8 161 South Pleasant Street Built in 1822 by Peter Starr (on the site of the 1792 house of Festus Hill), this large frame home boasted a fanlighted Federal Style doorway and a fine series of fireplaces (since removed). It was remodeled (probably in the 1880s) with a new and steeper roofline and Victorian brackets and bay window. To the southeast of the house is a charming board-and-batten3 Gothic Revival4 carriage house. The Starr family were instrumental in the construction of two prominent buildings on the college campus — Starr Hall (1861) and Egbert Starr Library (1900).

9 4 Cross Street Originally located at 77 Main Street, just south of Ilsley library, this frame house, known as Osborne House, was built in 1816 by Daniel Henshaw, partner and then successor in Stillman Foot’s milling business. From 1820 to 1827 it was the meeting place of the Episcopal Society. The property of Middlebury College since 1921, it was moved to its
present location in 2014 and subsequently sold as part of the real estate transfers that made way for the construction of the town offices and the development of the park at College and Main Streets.

Osborne House at 77 Main Street in 1925. Source

10 2 Cross Street 1808 home of David Page, business partner of Lavius Fillmore and developer of the 1811 cotton mill on Main Street (the largest factory in the Vermont of its day).

11 14 Cross Street A large frame house erected on one of the more prominent sites in town in 1800-01 for Joshua Henshaw, the businessman/landlord of the Vermont State Bank. Accounting for a shortfall in 1809 of some $14,000, the directors put forth the story that there was a robbery that looked like an inside job, using a duplicated key. Conveniently, Henshaw, who was in financial difficulty, rapidly left town for Canada, never to return. Subsequently, a key to the bank (now in the Sheldon Museum) was found concealed in the attic of his house. Later in the century the house earned a less notorious reputation as the Congregational parsonage. It was remodeled with a central pavilion (originally capped by a mansard tower), elaborate window frames, and enlivened roofline by Smith and Allen in 1882.

West side of South Pleasant Street

A two-story house with Federal detailing built in 1808 for Dr. Edward Tudor and subsequently owned by Harvey Bell, a lawyer, one of the first members of the Vermont State Senate, and long-time secretary of the Corporation of Middlebury College was removed in 2009 to permit the construction of the Cross Street Bridge. Other houses on the west side of South Pleasant Street were built by tradesmen and are more modest. Though not as elegant as some of their neighbors to the east, they do preserve some of the fine details from the era in which they were built and suggest that the desire for quality was not restricted to those of large means: e.g., the handsome classical doorway (probably 1830s or early 1840s) of 6 South Pleasant Street, and the sensitive window placement and beautiful attic light on the north end of the substantially proportioned 14 South Pleasant Street (1806).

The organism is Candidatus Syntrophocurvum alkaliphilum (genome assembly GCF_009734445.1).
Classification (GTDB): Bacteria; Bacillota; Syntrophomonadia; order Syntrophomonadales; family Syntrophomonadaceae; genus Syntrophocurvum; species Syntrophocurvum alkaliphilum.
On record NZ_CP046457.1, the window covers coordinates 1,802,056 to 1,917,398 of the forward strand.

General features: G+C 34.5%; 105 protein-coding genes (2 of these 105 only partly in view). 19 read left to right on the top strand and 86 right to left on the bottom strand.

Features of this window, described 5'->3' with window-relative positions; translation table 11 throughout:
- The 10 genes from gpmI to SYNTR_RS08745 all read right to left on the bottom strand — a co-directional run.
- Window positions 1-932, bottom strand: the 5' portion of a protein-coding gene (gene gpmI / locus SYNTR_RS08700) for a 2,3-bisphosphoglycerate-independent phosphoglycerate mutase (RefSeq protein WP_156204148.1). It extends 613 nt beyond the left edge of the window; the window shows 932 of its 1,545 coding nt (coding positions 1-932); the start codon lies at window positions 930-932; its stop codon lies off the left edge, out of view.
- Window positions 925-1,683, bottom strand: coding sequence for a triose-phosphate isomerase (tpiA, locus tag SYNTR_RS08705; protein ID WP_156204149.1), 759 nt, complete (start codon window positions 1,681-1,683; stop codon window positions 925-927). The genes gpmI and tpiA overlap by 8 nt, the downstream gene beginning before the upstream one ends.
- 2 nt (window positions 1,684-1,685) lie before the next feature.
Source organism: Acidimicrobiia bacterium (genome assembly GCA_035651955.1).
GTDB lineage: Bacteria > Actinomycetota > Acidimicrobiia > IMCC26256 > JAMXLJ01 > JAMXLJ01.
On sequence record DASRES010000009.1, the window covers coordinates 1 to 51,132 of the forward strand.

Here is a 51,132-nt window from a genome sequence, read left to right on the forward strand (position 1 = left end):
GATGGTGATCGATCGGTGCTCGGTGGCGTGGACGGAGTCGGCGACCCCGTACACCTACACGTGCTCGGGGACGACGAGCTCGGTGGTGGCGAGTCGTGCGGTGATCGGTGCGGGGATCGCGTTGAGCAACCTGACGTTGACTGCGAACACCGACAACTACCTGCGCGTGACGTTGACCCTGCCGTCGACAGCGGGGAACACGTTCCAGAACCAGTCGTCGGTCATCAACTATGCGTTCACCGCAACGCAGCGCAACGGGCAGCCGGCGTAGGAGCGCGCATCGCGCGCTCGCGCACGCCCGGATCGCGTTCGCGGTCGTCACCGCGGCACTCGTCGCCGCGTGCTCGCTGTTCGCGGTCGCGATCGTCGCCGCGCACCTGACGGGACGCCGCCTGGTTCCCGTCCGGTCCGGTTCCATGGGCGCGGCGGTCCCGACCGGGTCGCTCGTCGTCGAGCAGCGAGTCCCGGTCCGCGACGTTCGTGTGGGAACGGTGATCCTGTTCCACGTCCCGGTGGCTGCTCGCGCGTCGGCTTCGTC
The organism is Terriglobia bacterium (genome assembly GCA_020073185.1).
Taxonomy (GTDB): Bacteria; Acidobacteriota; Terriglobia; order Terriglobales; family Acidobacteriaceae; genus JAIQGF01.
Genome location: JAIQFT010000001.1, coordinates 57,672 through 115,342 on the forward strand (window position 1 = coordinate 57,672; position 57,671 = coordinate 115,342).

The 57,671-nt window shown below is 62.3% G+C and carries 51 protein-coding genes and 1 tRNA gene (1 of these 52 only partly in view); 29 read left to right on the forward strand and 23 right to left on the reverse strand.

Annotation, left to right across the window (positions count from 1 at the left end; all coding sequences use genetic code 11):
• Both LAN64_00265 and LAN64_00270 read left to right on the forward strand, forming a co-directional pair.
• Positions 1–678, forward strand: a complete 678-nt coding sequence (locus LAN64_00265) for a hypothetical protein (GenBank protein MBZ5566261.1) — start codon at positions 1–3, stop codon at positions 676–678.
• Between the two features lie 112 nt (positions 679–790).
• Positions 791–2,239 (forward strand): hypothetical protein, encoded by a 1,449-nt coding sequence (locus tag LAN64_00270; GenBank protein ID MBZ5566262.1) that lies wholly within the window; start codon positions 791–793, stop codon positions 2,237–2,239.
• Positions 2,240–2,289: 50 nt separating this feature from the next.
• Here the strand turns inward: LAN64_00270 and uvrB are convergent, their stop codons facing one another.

12 81 South Pleasant Street This house presents a definite change in taste. It was built in 1884 by Middlebury’s influential Victorian architect, Clinton Smith, as his own home. Born in 1846, Smith began his building career as a carpenter in partnership with his father. In the 1870s he formed a building firm with William Allen, and they began a series of remodeling and construction projects in the area. In the early 1880s they purchased a mill in Frog Hollow to turn out the elaborate window frames, moldings, and brackets that marked Smith’s frame style, dominated the Victorian scene in much of west-central Vermont, and can be found up and down South Pleasant Street. At the same time Smith designed and Allen built a series of prominent masonry structures in the heart of town reflecting the latest tastes in such centers as New York and Boston.

Smith’s own house incorporates these latter tastes in its complex but controlled massing, its combination of materials (brick, wood, slate, stucco), its craftsmanly delight in brick detailing, and its Stick Style porches with their turned woodwork. Built at the time that Smith was working on the neighboring Town Hall, the house gave rise to the story that contemporaries grumbled about the architect’s using all of the best town bricks for his own project.

This Middlebury architect was prominent not only locally, but also built structures from Montpelier and Waterbury to Wallingford and Rutland. His firm continued activity until the turn of the 20th century, though he himself moved to Washington, D.C. in 1891, where he served until his death in 1905 as chief of construction and repair for the War Department. He is commemorated by a noteworthy monument in Middlebury’s Foote Street burial ground.